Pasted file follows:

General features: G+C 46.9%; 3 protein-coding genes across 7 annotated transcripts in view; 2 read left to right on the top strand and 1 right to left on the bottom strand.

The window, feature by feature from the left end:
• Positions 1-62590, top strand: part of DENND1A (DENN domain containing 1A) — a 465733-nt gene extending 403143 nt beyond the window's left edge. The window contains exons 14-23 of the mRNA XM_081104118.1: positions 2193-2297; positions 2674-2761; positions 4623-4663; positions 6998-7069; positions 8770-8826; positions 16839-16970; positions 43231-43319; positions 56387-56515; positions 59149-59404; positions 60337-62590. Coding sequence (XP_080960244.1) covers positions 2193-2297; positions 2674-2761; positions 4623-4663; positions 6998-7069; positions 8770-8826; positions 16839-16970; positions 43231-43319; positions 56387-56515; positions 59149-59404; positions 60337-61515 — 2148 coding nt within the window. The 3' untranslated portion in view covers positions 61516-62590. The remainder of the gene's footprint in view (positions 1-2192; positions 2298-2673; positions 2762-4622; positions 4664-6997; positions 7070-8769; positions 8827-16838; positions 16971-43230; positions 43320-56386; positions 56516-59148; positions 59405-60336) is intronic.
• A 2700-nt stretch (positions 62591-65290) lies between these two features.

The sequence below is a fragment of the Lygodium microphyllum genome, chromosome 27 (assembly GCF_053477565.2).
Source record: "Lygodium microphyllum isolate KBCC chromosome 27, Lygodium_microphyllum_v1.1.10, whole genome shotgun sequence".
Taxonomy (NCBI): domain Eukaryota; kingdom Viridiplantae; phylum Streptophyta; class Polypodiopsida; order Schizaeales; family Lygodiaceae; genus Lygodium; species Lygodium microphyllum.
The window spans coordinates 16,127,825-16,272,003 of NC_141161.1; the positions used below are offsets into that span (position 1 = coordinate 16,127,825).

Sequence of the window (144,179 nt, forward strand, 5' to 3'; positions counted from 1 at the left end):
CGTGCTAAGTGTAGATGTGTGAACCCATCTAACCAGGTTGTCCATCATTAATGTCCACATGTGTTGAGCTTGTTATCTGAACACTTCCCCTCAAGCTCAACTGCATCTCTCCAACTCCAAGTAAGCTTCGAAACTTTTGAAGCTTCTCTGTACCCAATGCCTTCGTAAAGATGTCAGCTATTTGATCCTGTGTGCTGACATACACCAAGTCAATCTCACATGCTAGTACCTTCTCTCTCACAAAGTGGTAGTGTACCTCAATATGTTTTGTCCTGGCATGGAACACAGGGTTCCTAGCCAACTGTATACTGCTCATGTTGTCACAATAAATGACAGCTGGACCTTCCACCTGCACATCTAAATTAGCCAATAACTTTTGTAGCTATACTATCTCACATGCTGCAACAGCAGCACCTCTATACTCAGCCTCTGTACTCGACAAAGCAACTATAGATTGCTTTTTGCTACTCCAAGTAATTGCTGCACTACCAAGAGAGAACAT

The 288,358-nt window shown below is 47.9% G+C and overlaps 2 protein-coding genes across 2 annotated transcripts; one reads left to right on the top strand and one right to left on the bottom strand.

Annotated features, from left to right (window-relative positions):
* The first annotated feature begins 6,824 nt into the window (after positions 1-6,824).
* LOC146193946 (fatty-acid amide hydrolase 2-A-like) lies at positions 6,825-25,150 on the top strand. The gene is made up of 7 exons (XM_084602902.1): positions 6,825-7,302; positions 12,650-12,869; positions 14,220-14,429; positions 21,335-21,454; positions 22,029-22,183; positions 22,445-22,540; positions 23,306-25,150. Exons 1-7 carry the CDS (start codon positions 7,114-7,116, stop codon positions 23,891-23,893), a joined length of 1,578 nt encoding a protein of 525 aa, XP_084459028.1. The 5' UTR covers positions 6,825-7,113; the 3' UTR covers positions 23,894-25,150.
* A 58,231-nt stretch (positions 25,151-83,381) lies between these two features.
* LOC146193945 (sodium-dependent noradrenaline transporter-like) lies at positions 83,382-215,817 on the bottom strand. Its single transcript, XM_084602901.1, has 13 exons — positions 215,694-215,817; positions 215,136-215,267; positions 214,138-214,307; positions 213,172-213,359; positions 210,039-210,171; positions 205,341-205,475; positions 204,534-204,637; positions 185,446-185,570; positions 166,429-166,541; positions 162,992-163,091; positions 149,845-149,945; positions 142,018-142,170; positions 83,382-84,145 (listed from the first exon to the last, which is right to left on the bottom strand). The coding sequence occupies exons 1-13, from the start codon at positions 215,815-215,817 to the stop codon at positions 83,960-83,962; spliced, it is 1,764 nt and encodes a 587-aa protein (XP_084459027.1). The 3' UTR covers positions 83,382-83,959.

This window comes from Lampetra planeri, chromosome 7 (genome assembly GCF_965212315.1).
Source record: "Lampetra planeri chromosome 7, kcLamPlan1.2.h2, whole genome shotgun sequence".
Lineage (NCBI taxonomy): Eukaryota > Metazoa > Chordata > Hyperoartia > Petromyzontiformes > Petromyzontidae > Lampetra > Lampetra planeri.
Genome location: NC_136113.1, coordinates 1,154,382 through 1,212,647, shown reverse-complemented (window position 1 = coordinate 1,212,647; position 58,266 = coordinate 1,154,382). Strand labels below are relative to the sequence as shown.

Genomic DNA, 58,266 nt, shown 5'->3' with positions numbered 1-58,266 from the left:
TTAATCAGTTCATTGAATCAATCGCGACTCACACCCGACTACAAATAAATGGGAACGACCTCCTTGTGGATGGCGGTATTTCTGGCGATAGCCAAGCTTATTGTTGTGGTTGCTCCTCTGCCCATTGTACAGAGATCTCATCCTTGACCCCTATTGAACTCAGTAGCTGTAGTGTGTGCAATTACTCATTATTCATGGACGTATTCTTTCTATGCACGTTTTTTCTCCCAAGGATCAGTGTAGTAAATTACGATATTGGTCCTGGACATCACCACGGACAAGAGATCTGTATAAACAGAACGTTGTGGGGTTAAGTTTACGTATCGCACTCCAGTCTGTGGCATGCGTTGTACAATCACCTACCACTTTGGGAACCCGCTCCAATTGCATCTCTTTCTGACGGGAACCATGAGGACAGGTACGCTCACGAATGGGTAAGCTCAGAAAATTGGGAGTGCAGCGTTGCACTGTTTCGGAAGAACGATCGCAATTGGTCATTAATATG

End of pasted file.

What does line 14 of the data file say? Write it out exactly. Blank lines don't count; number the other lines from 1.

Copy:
* LOC146193946 (fatty-acid amide hydrolase 2-A-like) lies at positions 6,825-25,150 on the top strand. The gene is made up of 7 exons (XM_084602902.1): positions 6,825-7,302; positions 12,650-12,869; positions 14,220-14,429; positions 21,335-21,454; positions 22,029-22,183; positions 22,445-22,540; positions 23,306-25,150. Exons 1-7 carry the CDS (start codon positions 7,114-7,116, stop codon positions 23,891-23,893), a joined length of 1,578 nt encoding a protein of 525 aa, XP_084459028.1. The 5' UTR covers positions 6,825-7,113; the 3' UTR covers positions 23,894-25,150.